Defra rejects plea for exemption to ban on neonics on sugar beet seed

The government has rejected an appeal for an exemption to the ban on neonicotinoid use for sugar beet seed.

The ban on neonicotinoid use on flowering plants, such as oilseed rape, was extended to all outdoor crops in April.

Three neonicotinoids – clothianidin, iIidacloprid and thiamethoxam – were covered by the ruling, which was voted through by the EU Commission and supported by the UK Government.

While voting for the ban, Defra said it would consider applications for emergency use and the British Beet Research Organisation (BBRO) submitted a request to use Poncho Beta and Cruiser SB neonicotinoids.

See also: What the neonicotinoid ban means for sugar beet growers

A government statement issued on 11 October said that the BBRO application had been “refused on the grounds that the risks to bees and the wider environment contained in the proposals were too great”.

In its explanation for the decision, the government said that it had made it clear that emergency authorisations would only be considered in exceptional circumstances.

“These would be granted where there was a real need for the products and the risk to pollinators and humans was sufficiently low,” the statement said.

The government added that the decision was based on recommendations from the Health and Safety Executive nd UK Expert Committee on Pesticides.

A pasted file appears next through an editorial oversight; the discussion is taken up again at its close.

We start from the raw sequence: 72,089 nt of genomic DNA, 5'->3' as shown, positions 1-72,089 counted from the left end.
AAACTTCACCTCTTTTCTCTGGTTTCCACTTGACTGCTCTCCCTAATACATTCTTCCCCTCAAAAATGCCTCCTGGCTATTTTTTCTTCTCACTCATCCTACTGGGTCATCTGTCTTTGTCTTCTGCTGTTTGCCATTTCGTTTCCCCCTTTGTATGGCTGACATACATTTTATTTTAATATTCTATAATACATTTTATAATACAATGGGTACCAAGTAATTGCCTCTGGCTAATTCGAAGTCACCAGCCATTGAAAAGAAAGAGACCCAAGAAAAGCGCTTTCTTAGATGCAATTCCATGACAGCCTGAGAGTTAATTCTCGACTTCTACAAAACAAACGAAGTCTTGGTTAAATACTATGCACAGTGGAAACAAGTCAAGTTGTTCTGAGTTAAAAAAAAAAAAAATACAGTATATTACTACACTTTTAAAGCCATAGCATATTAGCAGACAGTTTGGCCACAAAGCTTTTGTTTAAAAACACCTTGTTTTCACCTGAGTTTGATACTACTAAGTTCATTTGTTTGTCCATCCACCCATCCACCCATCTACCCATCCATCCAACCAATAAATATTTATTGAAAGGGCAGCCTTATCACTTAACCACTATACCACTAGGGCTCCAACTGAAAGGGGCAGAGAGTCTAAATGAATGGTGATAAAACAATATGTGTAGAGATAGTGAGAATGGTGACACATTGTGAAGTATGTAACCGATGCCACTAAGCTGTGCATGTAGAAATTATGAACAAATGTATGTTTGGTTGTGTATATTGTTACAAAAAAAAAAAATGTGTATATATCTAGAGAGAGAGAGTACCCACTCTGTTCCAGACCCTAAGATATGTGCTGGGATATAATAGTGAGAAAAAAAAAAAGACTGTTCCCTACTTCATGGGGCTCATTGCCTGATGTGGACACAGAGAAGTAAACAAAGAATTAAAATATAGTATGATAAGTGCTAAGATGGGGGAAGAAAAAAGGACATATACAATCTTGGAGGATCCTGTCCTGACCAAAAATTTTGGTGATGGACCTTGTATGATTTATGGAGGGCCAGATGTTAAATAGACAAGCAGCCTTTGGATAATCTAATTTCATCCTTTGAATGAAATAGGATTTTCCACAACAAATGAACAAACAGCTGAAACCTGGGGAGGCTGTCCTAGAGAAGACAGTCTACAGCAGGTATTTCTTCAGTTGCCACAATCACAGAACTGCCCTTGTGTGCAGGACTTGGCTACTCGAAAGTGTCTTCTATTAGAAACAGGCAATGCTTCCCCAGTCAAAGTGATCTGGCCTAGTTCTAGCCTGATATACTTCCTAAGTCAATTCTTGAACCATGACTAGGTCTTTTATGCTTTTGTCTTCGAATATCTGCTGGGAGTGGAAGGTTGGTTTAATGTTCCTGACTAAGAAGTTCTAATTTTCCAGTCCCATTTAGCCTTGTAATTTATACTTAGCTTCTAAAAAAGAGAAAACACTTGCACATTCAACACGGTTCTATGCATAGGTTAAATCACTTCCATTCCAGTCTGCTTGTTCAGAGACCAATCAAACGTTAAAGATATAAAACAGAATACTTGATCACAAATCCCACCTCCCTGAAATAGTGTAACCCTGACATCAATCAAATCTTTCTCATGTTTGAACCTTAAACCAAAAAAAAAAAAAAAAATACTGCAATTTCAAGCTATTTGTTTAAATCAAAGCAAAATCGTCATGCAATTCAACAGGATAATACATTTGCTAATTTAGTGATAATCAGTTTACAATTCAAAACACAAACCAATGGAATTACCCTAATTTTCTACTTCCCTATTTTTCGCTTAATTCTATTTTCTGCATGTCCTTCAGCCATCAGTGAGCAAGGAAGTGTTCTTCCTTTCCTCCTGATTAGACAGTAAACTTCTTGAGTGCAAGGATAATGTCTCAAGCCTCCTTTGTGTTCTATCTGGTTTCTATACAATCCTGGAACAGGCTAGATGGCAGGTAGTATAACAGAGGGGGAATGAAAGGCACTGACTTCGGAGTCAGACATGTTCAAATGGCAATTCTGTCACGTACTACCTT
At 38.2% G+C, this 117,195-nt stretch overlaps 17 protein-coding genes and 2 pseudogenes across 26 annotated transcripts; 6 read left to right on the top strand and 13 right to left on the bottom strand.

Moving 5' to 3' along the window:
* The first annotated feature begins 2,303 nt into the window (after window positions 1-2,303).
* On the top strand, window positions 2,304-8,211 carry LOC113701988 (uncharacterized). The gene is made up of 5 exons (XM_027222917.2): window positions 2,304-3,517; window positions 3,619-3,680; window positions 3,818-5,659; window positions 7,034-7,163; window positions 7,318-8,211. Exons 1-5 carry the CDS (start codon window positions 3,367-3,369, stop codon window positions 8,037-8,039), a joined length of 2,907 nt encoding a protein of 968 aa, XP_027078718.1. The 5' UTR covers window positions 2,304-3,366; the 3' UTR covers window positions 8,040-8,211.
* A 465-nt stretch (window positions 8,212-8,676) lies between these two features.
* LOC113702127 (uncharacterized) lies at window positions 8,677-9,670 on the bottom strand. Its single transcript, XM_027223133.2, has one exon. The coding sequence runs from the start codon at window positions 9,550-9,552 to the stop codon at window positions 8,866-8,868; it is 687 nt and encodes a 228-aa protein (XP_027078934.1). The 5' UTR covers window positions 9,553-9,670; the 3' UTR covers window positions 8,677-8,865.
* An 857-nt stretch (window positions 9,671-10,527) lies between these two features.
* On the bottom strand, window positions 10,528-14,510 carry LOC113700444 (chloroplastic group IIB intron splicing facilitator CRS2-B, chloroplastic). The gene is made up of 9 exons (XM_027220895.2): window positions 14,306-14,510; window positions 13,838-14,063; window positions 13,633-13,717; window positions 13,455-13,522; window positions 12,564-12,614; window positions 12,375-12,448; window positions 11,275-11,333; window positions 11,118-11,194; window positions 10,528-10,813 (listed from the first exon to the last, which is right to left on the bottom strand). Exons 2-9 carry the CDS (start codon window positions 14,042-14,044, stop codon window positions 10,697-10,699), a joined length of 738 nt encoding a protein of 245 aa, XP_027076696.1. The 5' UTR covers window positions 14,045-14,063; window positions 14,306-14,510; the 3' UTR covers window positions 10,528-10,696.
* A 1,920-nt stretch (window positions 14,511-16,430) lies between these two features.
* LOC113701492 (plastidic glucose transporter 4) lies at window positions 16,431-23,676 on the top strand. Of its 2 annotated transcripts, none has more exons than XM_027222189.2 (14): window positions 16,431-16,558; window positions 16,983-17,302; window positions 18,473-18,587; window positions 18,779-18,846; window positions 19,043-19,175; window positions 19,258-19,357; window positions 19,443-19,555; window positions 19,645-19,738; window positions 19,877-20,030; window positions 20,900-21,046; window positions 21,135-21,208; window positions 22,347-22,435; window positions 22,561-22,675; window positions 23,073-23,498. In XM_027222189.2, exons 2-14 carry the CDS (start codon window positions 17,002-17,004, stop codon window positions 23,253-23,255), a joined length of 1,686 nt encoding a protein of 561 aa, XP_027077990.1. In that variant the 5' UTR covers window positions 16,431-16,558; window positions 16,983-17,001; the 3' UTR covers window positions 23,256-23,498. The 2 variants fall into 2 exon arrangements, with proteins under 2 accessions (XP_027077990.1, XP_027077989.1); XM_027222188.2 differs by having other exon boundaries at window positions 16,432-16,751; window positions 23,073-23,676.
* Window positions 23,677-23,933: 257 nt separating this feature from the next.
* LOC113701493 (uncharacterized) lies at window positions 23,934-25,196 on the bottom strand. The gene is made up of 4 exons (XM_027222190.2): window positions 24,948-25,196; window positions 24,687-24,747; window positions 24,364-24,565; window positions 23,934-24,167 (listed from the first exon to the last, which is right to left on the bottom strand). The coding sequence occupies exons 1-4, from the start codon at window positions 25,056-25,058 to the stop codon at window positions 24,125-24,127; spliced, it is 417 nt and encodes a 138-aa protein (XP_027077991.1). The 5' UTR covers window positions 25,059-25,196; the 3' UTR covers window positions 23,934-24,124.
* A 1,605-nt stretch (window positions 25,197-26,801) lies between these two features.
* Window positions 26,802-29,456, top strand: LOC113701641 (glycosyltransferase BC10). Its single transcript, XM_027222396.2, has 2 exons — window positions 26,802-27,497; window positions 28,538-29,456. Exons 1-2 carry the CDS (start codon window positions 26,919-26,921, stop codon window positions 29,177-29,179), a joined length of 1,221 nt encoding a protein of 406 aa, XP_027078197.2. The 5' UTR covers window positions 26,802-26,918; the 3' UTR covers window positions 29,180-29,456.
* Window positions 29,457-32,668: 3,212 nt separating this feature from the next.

“Ministers have accepted these recommendations and the applications have therefore been refused,” a Defra spokeswoman said.  

It means that the ban on sale and supply of the three seed treatments, imposed in mid-September, will continue and the use of treated seed will end on 19 December as planned.

Independent agricultural consultant Robin Limb spelled out the significance of losing neonicotinoids.

He explained that losing the use of the active ingredients could leave the sugar beet crop exposed to diseases such as beet yellows virus and beet mild yellowing virus.

Neonics have played a part in the improved yields achieved since the 1970s because the seed treatment meant aphids were killed before they could infect the plant, Mr Limb said.

Prior to that, aphicides were used, but even so these were applied after the aphids were present and some disease took hold.

Since then many of those aphicides have been withdrawn or become less effective, so losing neonicotinoids means the grower has even fewer tools available to combat disease, he added.

Speaking back in April, sugar beet growers, who used neonicotinoid-treated seed to help establish crops, described the extended ban as a “black day” for farmers.

The International Confederation of European Beet Growers claimed it was bad for the environment, bad for bees and bad for growers.

Agrochemical giant Bayer said the decision would “further reduce European farmers’ ability to tackle important pests, for many of which there are no alternative treatments available”.

At the time, Bayer said it remained convinced the restrictions were unwarranted and that neonicotinoids were safe when used in accordance with the label instructions.

But organic farmers and environmental campaigners welcomed the further restrictions.